NORTH OF THE BORDER UPDATE
This article has been contributed to the blog by Dave Rosenblat and Jamie Rosenblatt. Dave Rosenblat is an associate in the Insolvency & Restructuring group of Osler, Hoskin & Harcourt LLP and Jamie Rosenblatt is an articling student at Osler, Hoskin & Harcourt LLP.
In Royal Bank of Canada v. Atlas Block Co. Limited., 2014 ONSC 1531 (“Atlas Block”), the Ontario Superior Court of Justice considered the receiver’s proposed distribution of sale proceeds and allocation of its costs between the two principal secured creditors of the debtors. The Court granted the relief sought by the receiver and in so doing shed light on general principles that may be applicable when a proposed allocation of a receiver’s costs and/or the distribution of sale proceeds is contentious.
KPMG Inc. (the “Receiver”) was appointed as receiver of all of the assets and undertakings of Atlas Block Co. Limited, Atlas Block (Brockville) Ltd. and 1035162 Ontario Inc. o/a Atlas Block Trucking (the “Debtors”). The Debtors manufactured a range of brick and concrete building and landscaping products and had operations in multiple facilities.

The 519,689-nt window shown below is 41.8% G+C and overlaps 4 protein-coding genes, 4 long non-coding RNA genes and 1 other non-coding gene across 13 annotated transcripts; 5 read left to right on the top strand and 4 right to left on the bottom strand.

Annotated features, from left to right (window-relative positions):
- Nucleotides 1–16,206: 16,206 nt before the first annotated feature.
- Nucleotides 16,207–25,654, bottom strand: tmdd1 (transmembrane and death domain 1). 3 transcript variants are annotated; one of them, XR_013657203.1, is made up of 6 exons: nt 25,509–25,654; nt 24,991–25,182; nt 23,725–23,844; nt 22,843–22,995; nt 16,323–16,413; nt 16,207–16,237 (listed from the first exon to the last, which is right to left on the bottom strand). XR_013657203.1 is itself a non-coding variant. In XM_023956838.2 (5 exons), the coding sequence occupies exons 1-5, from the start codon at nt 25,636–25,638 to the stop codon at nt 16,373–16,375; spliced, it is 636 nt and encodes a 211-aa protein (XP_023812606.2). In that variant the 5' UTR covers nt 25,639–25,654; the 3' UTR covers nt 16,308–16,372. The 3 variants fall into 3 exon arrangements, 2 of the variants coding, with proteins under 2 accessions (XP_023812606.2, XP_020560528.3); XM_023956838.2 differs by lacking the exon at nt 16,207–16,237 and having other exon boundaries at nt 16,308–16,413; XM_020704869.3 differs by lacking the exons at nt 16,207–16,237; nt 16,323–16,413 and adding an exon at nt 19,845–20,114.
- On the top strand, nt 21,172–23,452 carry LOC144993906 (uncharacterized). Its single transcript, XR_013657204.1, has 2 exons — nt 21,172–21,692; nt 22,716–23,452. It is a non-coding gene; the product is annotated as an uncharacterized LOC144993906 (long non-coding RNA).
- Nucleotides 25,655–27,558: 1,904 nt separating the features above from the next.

As a result of a sales and marketing process, the Receiver entered into two asset purchase agreements (the “APAs”) for the sale of equipment, inventory and real estate of the Debtors to Brampton Brick Limited (“BBL”). The court approved the APAs on December 20, 2013. As noted by Brown J., the motion was not opposed; however, Business Development Bank of Canada (“BDC”) reserved its rights with respect to distribution and the order was made subject to that reservation. The sale was completed on January 6, 2014.
The Receiver moved for approval of the distribution of certain sales proceeds between the Royal Bank of Canada (“RBC”) and BDC, the principal secured creditors of the Debtors. Additionally, the Receiver moved for approval of its proposed allocation of certain fees and costs between RBC and BDC.
Each APA stipulated an allocation of the purchase price to be paid amongst the purchased assets. Pursuant to such terms, $8.2m of the purchase price was allocated to assets subject to security held by BDC. The Receiver used the APA purchase price allocations to determine the proceeds owed to RBC and BDC. The proposed net amounts payable were $7.7m for BDC and $3.46m for RBC, following deduction of the Receiver’s costs.
RBC supported the proposed distribution. BDC objected, claiming it undervalued the land and assets subject to its security. BDC argued that an allocation based on the appraised value of the assets was more appropriate and, if used, would entitle BDC to $10.6m. Additionally, BDC objected to the proposed allocation of the Receiver’s costs.
Allocation of Purchase Price